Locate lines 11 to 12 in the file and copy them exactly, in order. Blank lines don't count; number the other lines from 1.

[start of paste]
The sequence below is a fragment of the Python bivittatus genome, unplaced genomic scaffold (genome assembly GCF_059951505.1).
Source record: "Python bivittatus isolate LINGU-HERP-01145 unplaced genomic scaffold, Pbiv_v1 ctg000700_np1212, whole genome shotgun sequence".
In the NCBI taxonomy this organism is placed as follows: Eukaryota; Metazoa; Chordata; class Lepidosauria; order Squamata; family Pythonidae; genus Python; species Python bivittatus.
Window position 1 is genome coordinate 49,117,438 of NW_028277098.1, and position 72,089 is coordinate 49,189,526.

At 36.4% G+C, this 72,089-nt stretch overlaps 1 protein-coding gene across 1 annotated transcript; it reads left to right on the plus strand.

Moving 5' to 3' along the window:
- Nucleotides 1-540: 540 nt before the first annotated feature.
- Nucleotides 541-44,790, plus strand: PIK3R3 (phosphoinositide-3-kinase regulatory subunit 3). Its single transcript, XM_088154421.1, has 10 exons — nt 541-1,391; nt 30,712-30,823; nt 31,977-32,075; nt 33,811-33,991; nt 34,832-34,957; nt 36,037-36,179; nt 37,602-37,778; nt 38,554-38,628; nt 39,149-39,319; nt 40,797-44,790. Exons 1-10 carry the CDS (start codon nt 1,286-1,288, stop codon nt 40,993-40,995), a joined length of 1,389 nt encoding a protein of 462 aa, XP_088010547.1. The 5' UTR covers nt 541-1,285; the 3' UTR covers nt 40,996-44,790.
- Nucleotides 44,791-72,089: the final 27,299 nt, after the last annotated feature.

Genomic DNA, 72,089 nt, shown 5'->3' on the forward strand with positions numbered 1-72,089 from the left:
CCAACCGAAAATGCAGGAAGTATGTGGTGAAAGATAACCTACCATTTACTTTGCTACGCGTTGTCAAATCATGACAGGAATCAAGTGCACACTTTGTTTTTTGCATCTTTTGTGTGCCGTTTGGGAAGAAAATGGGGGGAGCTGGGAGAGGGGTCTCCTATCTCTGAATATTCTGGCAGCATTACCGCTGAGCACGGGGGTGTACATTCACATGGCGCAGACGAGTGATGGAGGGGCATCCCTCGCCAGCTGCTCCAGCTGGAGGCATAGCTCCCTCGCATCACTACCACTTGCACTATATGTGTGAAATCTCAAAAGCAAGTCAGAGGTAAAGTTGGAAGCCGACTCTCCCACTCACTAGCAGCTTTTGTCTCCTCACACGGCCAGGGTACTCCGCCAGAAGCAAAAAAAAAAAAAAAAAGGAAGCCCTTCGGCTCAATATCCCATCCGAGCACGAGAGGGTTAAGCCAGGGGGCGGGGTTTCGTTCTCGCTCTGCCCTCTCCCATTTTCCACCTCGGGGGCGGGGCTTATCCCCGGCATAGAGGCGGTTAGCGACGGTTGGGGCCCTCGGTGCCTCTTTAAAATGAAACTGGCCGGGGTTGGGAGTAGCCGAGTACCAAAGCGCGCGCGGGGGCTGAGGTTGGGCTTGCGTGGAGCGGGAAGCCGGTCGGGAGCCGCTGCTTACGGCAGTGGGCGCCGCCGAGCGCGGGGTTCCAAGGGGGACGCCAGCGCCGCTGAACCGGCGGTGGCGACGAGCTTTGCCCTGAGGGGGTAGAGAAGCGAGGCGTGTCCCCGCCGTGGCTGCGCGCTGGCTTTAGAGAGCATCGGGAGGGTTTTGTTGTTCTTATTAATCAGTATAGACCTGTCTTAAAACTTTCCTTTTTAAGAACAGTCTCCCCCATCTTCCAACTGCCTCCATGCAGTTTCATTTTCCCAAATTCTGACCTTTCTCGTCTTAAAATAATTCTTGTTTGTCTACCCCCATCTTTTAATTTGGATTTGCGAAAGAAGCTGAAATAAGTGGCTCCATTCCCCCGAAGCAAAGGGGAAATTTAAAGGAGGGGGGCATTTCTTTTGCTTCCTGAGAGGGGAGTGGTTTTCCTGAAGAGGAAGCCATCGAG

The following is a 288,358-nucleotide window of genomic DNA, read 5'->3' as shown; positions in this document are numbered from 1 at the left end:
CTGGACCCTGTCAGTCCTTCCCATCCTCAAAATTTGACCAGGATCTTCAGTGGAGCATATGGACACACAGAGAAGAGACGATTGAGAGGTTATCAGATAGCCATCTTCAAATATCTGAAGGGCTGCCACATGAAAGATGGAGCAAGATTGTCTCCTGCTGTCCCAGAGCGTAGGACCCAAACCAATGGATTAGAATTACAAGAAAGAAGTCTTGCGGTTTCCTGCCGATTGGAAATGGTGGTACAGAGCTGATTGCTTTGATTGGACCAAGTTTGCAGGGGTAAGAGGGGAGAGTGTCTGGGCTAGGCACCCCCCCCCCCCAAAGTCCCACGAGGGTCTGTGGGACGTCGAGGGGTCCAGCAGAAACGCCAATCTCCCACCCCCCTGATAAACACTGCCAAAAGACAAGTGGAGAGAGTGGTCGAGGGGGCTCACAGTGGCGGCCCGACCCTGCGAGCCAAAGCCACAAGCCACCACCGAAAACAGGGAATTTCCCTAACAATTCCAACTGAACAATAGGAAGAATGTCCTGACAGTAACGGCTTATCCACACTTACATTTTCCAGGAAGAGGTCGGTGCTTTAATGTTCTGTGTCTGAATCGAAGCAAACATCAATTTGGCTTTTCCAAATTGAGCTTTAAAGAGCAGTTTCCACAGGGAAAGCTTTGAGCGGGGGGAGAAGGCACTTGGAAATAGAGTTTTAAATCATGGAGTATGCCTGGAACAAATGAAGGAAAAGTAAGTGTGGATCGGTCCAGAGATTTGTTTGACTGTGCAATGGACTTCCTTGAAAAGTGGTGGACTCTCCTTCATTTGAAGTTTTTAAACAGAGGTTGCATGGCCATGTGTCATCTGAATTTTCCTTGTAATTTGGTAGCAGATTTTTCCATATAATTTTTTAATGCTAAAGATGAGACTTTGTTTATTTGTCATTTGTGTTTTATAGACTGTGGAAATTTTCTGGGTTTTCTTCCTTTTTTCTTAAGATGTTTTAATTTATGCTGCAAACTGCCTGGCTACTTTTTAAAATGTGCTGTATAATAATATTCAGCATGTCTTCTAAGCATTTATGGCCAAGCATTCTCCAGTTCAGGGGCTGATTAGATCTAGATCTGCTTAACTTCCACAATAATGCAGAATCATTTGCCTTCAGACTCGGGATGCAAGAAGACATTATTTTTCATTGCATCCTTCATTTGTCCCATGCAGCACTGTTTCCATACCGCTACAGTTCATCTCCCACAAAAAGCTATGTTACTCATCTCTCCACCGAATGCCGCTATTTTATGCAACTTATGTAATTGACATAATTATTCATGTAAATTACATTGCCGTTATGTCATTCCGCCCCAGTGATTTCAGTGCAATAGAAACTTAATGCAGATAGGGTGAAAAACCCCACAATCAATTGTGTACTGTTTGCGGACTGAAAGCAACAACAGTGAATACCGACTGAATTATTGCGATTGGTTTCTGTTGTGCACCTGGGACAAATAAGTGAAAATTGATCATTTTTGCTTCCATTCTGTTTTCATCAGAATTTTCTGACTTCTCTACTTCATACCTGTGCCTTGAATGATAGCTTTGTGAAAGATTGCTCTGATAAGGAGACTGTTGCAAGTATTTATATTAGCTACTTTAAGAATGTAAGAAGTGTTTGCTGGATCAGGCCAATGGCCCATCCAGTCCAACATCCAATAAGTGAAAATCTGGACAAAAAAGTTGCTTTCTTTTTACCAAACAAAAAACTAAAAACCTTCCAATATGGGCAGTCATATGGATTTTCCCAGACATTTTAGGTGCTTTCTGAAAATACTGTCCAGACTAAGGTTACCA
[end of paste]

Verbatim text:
CCAACCGAAAATGCAGGAAGTATGTGGTGAAAGATAACCTACCATTTACTTTGCTACGCGTTGTCAAATCATGACAGGAATCAAGTGCACACTTTGTTTTTTGCATCTTTTGTGTGCCGTTTGGGAAGAAAATGGGGGGAGCTGGGAGAGGGGTCTCCTATCTCTGAATATTCTGGCAGCATTACCGCTGAGCACGGGGGTGTACATTCACATGGCGCAGACGAGTGATGGAGGGGCATCCCTCGCCAGCTGCTCCAGCTGGAGGCATAGCTCCCTCGCATCACTACCACTTGCACTATATGTGTGAAATCTCAAAAGCAAGTCAGAGGTAAAGTTGGAAGCCGACTCTCCCACTCACTAGCAGCTTTTGTCTCCTCACACGGCCAGGGTACTCCGCCAGAAGCAAAAAAAAAAAAAAAAAGGAAGCCCTTCGGCTCAATATCCCATCCGAGCACGAGAGGGTTAAGCCAGGGGGCGGGGTTTCGTTCTCGCTCTGCCCTCTCCCATTTTCCACCTCGGGGGCGGGGCTTATCCCCGGCATAGAGGCGGTTAGCGACGGTTGGGGCCCTCGGTGCCTCTTTAAAATGAAACTGGCCGGGGTTGGGAGTAGCCGAGTACCAAAGCGCGCGCGGGGGCTGAGGTTGGGCTTGCGTGGAGCGGGAAGCCGGTCGGGAGCCGCTGCTTACGGCAGTGGGCGCCGCCGAGCGCGGGGTTCCAAGGGGGACGCCAGCGCCGCTGAACCGGCGGTGGCGACGAGCTTTGCCCTGAGGGGGTAGAGAAGCGAGGCGTGTCCCCGCCGTGGCTGCGCGCTGGCTTTAGAGAGCATCGGGAGGGTTTTGTTGTTCTTATTAATCAGTATAGACCTGTCTTAAAACTTTCCTTTTTAAGAACAGTCTCCCCCATCTTCCAACTGCCTCCATGCAGTTTCATTTTCCCAAATTCTGACCTTTCTCGTCTTAAAATAATTCTTGTTTGTCTACCCCCATCTTTTAATTTGGATTTGCGAAAGAAGCTGAAATAAGTGGCTCCATTCCCCCGAAGCAAAGGGGAAATTTAAAGGAGGGGGGCATTTCTTTTGCTTCCTGAGAGGGGAGTGGTTTTCCTGAAGAGGAAGCCATCGAG

The following is a 288,358-nucleotide window of genomic DNA, read 5'->3' as shown; positions in this document are numbered from 1 at the left end: